On Sunday, International Olympic Committee (IOC) Thomas Bach spoke with Chinese tennis player Peng Shuai for 30 minutes over video call.
The IOC released a statement saying that the 35-year old was “safe and well, living at her home in Beijing, but would like to have her privacy respected at this time.”
“That is why she prefers to spend her time with friends and family right now,” the statement explained.
“Nevertheless, she will continue to be involved in tennis, the sport she loves so much.”
The IOC said the IOC President was joined by Chair of the IOC Athletes’ Commission Emma Terho, who said she was “relieved to see that Shuai was doing fine,” according to the statement.
Concerns over the whereabouts of Peng have continued to mount in recent days, with the sport’s governing body unable to contact her after she accused a top Chinese politician of sexual assault nearly two weeks ago.
On November 2, Pend accused the country’s former vice-premier Zhang Gaoli of sexually assaulting her, and the allegations spread across Chinese social media site Weibo, then deleted from the platform.
Her vanishing from the public for over two weeks prompted calls across the world for information on her whereabouts and wellbeing.
It also saw The Women’s Tennis Association (WTA) make threats to pull all its tennis tournaments that are scheduled to be held in China.
Her first reappearance since the November 2 incident occurred on Sunday in the call with Bach, Terho, and IOC member Li Lingwei, a former vice-president of the Chinese Tennis Association.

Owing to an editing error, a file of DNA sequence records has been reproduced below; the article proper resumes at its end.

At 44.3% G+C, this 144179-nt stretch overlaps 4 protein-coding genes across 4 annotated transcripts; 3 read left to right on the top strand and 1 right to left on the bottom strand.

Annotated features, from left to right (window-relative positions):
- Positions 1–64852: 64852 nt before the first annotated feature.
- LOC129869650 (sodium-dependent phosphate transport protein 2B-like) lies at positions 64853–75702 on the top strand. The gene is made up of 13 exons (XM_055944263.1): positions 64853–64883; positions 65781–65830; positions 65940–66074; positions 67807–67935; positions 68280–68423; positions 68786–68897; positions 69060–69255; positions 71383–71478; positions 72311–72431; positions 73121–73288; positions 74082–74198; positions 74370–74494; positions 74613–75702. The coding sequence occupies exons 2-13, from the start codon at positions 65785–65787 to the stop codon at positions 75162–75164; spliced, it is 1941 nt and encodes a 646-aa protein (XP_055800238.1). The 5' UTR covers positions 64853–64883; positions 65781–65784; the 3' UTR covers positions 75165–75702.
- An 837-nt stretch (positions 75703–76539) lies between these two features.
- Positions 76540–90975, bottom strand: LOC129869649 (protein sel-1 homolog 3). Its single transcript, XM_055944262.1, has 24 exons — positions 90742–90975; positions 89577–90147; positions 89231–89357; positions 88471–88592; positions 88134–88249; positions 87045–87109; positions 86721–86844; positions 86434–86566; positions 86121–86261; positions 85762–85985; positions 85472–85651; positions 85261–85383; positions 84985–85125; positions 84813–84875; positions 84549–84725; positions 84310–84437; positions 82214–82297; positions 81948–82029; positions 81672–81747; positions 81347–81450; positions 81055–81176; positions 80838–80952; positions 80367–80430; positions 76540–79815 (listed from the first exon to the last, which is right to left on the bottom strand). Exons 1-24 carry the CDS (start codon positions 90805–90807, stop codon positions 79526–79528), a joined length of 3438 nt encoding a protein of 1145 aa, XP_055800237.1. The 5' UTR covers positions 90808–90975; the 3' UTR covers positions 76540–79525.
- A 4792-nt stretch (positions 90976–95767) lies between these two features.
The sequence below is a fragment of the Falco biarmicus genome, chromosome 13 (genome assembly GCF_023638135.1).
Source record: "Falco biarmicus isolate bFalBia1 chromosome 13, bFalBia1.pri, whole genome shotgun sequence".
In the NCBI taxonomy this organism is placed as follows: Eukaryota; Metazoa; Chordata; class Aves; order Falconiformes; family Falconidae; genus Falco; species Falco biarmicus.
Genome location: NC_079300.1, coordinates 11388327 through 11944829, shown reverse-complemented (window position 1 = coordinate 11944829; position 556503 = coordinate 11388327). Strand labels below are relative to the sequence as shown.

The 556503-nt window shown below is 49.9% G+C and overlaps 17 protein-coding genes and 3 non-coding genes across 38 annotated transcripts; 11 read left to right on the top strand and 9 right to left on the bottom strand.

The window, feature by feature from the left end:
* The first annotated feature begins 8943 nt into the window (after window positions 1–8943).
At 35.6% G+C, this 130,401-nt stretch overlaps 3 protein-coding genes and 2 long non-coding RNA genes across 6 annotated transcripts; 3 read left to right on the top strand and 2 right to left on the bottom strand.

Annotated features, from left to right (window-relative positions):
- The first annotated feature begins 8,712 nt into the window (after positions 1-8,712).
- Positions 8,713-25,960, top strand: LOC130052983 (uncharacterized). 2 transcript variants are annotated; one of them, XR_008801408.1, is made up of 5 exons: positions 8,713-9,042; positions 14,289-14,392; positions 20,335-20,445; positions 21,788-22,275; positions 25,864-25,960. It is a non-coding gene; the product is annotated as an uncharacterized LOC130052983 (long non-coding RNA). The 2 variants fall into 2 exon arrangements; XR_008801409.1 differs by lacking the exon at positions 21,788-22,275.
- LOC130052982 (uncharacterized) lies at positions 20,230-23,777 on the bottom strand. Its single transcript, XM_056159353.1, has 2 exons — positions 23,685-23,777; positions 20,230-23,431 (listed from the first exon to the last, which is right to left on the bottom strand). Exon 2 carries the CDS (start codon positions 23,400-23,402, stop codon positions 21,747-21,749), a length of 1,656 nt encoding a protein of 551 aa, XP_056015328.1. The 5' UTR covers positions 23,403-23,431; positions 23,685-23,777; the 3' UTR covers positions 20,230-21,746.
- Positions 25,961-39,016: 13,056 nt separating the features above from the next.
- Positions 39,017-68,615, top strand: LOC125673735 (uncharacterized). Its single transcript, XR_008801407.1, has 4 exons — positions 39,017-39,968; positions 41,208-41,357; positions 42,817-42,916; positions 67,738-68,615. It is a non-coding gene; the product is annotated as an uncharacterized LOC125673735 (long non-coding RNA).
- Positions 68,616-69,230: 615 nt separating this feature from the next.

During the call, Bach invited Peng, Terho and Li to a dinner when he arrives in Beijing in January.
“[Shuai] gladly accepted”, the IOC reported.
The IOC statement also quoted Terho, a retired ice hockey player from Finland, represents athletes on the IOC executive board.
“I was relieved to see that Peng Shuai was doing fine, which was our main concern,” she said.
“She appeared to be relaxed. I offered her our support and to stay in touch at any time of her convenience, which she obviously appreciated.”
In the last few weeks, the IOC has faced harsh criticism for its relative silence on the matter of Peng’s well-being. UK prime minister Boris Johnson was also facing some pressure to toughen his stance towards China, with senior MPs urging for a boycott of the Beijing Winter Olympics, which is due to happen in February 2022.
On Saturday, Andrea Gaudenzi, chair of the ATP, said the issue was “bigger than tennis” and that the latest developments were deeply unsettling.
Some of tennis’ biggest international stars, including Naomi Osaka and Novak Djokovic have publicly expressed their concerns over the whereabouts of Peng Shuai, with Osaka releasing a statement using the hashtag #WhereIsPengShuai.